Macro Economics
Of Course Stimulus Can Work

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By RodgerRafter
February 2, 2009

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Part of the reason we're in this big economic mess is because of overstimulation in the past. Easy credit allowed companies to take on too much debt and excessive government spending has left the Federal government in a $10+ trillion hole. 

More stimulation is going to lead to more problems down the road, but that doesn't mean it can't help be used in ways that improve our situation. Unemployment levels are undesirably high and causing economic and social damage. We need to stimulate the economy to get people working in ways that create both immediate and long term value for the country as a whole.

A year ago, stimulus checks were sent out as a way of trying to boost the economy. The action was also probably too early given that unemployment hadn't risen very far at that point. The money was mostly saved (or used to pay down debt) and it didn't have much impact on job creation. Simply exchanging government debt for consumer debt doesn't have much of a positive impact. 

When the government runs a deficit somebody else ends up making a profit. If its a tax rebate then a consumer likely ends up with more savings. If it's a government contract then a corporation probably ends up making greater profits and employees end up taking home more pay. Of course all types of stimulus will work to boost the economy to some degree. Some types will work better than other types and those focused on creating productive jobs are the ones that will work best.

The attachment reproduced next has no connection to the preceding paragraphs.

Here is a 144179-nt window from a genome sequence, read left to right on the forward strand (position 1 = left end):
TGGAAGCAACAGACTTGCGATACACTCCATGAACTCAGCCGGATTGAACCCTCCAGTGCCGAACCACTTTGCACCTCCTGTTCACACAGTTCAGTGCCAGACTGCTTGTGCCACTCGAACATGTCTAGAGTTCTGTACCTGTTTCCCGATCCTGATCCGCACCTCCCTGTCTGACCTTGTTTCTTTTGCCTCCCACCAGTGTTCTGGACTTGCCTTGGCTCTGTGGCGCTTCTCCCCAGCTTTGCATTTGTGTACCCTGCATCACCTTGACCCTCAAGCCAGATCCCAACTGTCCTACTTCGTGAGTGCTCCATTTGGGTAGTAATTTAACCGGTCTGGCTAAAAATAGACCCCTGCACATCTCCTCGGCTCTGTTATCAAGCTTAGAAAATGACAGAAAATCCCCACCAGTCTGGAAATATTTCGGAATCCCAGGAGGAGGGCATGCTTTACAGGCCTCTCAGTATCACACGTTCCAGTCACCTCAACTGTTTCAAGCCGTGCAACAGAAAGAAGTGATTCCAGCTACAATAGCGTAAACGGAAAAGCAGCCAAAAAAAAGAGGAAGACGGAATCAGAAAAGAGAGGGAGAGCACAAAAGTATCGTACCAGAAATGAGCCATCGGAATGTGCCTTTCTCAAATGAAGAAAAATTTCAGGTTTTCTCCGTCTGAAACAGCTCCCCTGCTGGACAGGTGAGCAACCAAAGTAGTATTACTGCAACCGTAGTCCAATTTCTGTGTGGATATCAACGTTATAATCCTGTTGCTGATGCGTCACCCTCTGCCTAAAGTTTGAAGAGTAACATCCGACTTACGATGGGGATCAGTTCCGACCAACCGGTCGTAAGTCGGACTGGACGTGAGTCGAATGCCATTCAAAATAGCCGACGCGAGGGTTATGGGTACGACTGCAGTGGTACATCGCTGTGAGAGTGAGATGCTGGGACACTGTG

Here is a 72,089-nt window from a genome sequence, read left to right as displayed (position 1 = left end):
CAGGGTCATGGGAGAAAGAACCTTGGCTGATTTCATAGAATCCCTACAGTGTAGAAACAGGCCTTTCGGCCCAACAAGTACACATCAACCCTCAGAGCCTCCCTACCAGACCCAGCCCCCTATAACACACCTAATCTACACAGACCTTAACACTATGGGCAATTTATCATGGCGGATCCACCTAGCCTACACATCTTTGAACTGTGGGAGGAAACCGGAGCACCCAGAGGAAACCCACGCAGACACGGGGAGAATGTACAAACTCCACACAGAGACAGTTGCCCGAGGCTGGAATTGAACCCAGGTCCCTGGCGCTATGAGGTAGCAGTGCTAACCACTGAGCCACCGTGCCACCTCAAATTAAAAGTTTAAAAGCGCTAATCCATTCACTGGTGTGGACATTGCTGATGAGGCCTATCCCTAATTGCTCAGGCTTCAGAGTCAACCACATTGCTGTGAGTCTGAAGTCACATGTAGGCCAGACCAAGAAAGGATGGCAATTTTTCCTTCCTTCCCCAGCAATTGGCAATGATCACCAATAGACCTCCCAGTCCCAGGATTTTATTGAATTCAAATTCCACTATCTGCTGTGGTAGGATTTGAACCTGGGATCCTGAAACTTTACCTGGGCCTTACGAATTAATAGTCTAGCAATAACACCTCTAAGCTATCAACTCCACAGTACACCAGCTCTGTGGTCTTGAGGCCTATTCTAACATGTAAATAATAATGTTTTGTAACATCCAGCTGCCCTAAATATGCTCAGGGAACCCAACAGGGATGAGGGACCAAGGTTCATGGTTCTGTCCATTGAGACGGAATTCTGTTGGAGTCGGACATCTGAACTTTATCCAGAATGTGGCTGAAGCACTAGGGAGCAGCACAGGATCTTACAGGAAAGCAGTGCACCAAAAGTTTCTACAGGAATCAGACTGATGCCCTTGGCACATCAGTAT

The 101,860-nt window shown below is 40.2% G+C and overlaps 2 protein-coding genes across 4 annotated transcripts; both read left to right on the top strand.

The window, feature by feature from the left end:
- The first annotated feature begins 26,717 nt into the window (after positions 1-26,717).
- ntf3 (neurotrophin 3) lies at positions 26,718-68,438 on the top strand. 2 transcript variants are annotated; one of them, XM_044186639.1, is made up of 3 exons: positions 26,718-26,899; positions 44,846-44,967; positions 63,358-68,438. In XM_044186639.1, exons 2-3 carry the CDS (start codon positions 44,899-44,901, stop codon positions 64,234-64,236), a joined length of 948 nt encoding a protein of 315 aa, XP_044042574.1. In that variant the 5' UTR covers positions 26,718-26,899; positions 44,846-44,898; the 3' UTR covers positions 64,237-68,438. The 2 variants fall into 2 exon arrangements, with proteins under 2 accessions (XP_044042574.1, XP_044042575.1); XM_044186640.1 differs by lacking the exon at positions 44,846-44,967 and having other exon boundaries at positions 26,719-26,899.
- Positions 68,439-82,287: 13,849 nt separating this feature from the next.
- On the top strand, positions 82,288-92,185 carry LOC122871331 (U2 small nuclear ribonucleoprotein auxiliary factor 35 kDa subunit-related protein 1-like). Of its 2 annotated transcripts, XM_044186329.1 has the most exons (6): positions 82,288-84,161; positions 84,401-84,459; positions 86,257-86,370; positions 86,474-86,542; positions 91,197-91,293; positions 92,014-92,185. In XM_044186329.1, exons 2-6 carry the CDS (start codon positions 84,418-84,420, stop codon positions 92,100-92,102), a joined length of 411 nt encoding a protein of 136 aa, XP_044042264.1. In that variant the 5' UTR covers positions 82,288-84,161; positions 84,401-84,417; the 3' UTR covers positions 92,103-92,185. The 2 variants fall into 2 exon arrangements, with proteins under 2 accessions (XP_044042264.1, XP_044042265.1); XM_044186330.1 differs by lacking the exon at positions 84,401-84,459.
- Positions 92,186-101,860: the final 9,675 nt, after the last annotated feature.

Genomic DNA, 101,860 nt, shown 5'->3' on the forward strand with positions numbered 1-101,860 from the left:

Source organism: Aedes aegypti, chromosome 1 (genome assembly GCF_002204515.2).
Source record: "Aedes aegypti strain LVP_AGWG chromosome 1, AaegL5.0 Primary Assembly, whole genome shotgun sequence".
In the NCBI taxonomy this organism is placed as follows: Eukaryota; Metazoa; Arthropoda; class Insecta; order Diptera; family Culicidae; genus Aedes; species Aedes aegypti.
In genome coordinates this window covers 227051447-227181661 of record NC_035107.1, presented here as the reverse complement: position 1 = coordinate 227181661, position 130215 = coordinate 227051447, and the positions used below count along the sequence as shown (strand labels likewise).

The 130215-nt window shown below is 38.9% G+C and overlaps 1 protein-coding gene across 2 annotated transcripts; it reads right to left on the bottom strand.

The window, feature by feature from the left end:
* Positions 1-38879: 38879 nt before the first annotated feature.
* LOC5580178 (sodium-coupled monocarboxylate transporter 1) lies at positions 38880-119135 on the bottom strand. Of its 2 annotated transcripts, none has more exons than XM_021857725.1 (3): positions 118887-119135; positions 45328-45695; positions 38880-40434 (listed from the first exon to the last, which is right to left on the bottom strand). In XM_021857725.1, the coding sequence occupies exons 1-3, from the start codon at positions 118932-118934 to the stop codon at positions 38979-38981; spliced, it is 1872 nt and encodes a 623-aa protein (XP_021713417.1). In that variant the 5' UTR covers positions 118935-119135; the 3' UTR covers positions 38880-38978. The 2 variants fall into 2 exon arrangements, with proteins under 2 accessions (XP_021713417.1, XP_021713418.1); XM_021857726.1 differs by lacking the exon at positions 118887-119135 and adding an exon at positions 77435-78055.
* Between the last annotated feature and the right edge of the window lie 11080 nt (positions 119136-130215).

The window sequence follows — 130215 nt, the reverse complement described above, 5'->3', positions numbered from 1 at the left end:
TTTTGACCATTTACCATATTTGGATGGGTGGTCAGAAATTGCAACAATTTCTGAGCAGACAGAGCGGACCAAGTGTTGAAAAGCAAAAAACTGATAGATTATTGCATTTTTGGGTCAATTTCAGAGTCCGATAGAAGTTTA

As our trade gap rose to over $700 billion per year the debts piled up in various sectors of the economy. Mortgage debt, facilitated by over-inflated home prices was the most obvious, but the debt was everywhere. A large portion of it was on the balance sheets of financial companies who hid the risks by overestimating the value of their assets, and they imploded dramatically when asset prices fell. A big chunk went into all the companies taken over by private equity partnerships that are now facing potential collapse. Another huge chunk was added on to the national debt. 

All it took for the financial crisis to begin was for the trade gap to stop growing. We peaked in 2006 with a trade gap of $753 billion. It declined to $700 billion in 2007 and it looks like 2008 will come in around $660 billion. If oil prices remain low then we might get down to around $400 billion for 2009. Fortunately low resource prices should mean that money spent on stimulus can go to more job creation. 

For a truly sustainable economy we should have little or no trade gap. By running a large one we were providing a major stimulus to our economy, and especially to the retail and financial sectors which grew far too large. As the amount of goods we import declines and the retail and housing sectors contract new jobs should be created in domestic construction and various types of services. Stimulus that merely boosts spending on imported consumer goods will lead to greater problems down the road as we find ourselves in a deeper financial hole.